Now many causes existed which might have given rise to suspicions, setting aside the inveterate rage and malice of Mr Jefferson’s traducers.

The house at Monticello was a long time in building and was principally built by Irish workmen. These men were known to have had children of whom the mothers were black women. But these women were much better pleased to have it supposed that such children were their master’s. ‘Le Czar m’a fait l’honneur de me faire cet enfant.’ There were dissipated young men in the neighborhood who sought the society of the mulattresses and they in like manner were not anxious to establish any claim of paternity in the results of such associations.

One woman known to Mr J. Q. Adams and others as ‘dusky Sally’ was pretty notoriously the mistress of a married man, a near relation of Mr Jefferson’s, and there can be small question that her children were his. They were all fair and all set free at my grandfather’s death, or had been suffered to absent themselves permanently before he died. The mother, Sally Hemmings, had accompanied Mr Jefferson’s younger daughter to Paris and was lady’s maid to both sisters. Again I ask is it likely that so fond, so anxious a father, whose letters to his daughters are replete with tenderness and with good counsels for their conduct, should (when there were so many other objects upon whom to fix his illicit attentions) have selected the female attendant of his own pure children to become his paramour! The thing will not bear telling. There are such things, after all, as moral impossibilities.

The habit that the southern slaves have of adopting their master’s names is another cause of misrepresentation and misapprehension. There is no doubt that such of Mr Jefferson’s slaves as were sold after his death would call themselves by his name. One very notorious villain who never had been the property of Mr Jefferson, took his name and proclaimed himself his son. He was as black as a crow, and born either during Mr Jefferson’s absence abroad, or under some other circumstances which rendered the truth of his assertion simply impossible.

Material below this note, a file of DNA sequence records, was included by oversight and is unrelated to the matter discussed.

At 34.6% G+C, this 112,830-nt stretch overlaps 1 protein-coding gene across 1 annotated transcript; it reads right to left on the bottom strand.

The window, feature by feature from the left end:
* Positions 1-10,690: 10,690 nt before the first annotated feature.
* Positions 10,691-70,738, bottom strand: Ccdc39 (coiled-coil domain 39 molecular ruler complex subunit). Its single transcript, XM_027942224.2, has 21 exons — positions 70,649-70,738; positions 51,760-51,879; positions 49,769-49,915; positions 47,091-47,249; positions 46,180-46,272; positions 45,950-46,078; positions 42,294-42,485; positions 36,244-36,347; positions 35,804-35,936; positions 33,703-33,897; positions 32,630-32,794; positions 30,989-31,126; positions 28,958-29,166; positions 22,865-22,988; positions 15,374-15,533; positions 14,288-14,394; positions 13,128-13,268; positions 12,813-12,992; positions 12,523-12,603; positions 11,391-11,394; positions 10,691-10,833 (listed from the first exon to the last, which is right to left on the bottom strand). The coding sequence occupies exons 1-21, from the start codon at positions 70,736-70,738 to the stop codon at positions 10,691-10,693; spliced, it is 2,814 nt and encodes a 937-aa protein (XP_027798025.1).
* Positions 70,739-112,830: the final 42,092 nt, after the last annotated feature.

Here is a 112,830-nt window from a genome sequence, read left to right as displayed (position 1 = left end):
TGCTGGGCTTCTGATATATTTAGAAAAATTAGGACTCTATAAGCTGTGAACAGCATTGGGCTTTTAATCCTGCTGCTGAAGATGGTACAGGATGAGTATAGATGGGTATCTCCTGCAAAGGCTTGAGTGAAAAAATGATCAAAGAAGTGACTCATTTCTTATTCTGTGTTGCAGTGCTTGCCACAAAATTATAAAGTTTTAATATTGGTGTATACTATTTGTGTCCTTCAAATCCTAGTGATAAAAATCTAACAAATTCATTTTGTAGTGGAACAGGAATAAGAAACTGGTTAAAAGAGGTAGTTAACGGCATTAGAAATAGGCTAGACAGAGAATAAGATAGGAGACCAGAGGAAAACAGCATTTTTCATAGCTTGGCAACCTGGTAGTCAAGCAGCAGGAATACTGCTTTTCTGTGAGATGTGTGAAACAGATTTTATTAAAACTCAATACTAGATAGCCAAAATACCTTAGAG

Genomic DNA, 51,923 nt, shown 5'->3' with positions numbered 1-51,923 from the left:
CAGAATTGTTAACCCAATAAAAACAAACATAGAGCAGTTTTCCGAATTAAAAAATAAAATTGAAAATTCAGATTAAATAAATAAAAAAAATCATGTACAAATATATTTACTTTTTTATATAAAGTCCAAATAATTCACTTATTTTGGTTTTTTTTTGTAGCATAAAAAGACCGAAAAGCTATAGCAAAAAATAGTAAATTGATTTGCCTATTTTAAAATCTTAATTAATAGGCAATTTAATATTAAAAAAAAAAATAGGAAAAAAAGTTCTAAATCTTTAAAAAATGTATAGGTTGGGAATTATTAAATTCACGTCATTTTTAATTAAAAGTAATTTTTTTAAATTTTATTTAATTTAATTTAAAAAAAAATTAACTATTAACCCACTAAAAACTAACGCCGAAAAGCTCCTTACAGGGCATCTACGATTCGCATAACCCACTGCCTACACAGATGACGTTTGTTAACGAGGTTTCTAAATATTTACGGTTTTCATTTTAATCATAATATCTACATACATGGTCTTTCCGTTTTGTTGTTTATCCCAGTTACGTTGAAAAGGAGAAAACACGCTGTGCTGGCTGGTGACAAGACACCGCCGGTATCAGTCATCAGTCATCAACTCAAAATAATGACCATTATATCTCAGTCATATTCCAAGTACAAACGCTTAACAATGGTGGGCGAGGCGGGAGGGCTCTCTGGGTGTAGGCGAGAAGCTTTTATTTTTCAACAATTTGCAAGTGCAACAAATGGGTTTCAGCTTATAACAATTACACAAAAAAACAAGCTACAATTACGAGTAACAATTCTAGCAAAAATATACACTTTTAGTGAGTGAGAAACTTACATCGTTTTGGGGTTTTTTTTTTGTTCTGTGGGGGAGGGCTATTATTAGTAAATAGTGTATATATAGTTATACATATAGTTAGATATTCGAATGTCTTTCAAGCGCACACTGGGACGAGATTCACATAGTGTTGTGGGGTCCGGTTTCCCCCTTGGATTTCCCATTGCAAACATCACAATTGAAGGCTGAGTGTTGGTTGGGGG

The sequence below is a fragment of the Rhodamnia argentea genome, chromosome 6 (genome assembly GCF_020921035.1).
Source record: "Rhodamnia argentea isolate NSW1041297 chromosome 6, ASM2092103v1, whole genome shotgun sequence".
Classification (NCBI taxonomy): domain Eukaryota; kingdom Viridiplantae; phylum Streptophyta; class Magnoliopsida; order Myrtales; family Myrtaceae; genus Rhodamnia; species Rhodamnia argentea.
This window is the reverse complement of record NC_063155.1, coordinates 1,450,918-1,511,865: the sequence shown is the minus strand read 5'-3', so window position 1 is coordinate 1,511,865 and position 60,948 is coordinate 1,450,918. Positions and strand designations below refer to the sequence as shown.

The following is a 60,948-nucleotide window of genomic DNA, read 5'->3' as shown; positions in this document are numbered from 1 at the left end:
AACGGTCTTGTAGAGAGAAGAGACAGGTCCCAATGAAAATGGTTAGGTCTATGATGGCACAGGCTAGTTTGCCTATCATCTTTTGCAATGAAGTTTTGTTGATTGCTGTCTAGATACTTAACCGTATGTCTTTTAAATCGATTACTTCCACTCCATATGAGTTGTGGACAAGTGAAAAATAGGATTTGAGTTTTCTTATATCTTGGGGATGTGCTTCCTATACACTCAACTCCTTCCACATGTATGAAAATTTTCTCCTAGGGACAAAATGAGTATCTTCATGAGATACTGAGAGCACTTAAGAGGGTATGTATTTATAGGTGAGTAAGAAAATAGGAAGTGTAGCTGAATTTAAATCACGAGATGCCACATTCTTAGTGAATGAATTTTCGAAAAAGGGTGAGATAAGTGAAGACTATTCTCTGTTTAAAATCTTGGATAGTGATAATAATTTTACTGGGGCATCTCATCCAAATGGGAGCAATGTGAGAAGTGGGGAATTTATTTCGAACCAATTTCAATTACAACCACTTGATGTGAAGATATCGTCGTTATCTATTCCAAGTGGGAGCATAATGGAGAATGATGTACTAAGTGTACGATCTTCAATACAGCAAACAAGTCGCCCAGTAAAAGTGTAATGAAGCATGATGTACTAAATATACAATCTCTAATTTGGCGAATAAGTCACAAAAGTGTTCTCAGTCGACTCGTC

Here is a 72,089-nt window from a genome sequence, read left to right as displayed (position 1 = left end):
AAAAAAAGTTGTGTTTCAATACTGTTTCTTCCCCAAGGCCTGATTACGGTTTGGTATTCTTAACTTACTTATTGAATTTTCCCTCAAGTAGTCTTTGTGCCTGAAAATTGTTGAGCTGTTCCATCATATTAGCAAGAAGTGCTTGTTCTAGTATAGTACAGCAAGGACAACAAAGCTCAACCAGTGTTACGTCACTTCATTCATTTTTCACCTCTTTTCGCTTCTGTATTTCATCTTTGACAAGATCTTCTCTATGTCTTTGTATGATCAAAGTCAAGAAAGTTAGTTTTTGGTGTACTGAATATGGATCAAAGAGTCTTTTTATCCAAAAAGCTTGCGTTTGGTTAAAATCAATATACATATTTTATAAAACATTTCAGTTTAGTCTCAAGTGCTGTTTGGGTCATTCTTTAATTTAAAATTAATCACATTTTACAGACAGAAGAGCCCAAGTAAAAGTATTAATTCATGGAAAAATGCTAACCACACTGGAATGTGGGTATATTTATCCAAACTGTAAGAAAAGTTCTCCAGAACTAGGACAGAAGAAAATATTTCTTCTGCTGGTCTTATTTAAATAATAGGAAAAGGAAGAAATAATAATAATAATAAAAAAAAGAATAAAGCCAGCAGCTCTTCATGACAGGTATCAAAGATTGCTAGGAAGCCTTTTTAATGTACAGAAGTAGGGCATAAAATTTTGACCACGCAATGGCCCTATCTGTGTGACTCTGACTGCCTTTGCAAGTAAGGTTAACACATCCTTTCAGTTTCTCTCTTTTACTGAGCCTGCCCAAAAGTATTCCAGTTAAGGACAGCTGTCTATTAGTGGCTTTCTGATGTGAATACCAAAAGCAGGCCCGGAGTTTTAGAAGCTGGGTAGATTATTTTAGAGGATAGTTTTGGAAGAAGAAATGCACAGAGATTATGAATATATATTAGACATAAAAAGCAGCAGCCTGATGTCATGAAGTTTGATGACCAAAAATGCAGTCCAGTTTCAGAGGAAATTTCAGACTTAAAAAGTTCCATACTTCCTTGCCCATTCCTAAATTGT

I have written thus far thinking you might chuse to communicate my letter to Mr Bulfinch. Now I will tell you in confidence what Jefferson told me under the like condition. Mr. Southall and himself being young men together, heard Mr Peter Carr say with a laugh, that ‘the old gentleman had to bear the blame of his and Sam’s (Col. Carr) misdeeds.’

There is a general impression that the four children of Sally Hemmings were all the children of Col. Carr, the most notorious good-natured Turk that ever was master of a black seraglio kept at other men’s expence. His deeds are as well known as his name.—I have written in very great haste for I have very little time to write. We sat down sixteen at my brother’s table to-day, and are never less than twelve—Children, grandchildren, visiters, friends—I am in a perfect whirl. Yet this is the way in which I lived during all my girlish days, and then it seemed the easiest and most natural thing imaginable. Now I wonder how any head can bear it long. But Jefferson and Jane are the most affectionate parents and the kindest neighbors that I know.

Tr (ViU: Ellen Wayles Randolph Coolidge Correspondence, Letterbook); in the hand of Ellen W. Randolph Coolidge. Published in the Proceedings of the American Antiquarian Society as “Mr. Jefferson’s Private Life,” Dumas Malone (1974); New York Times, 18 May 1974.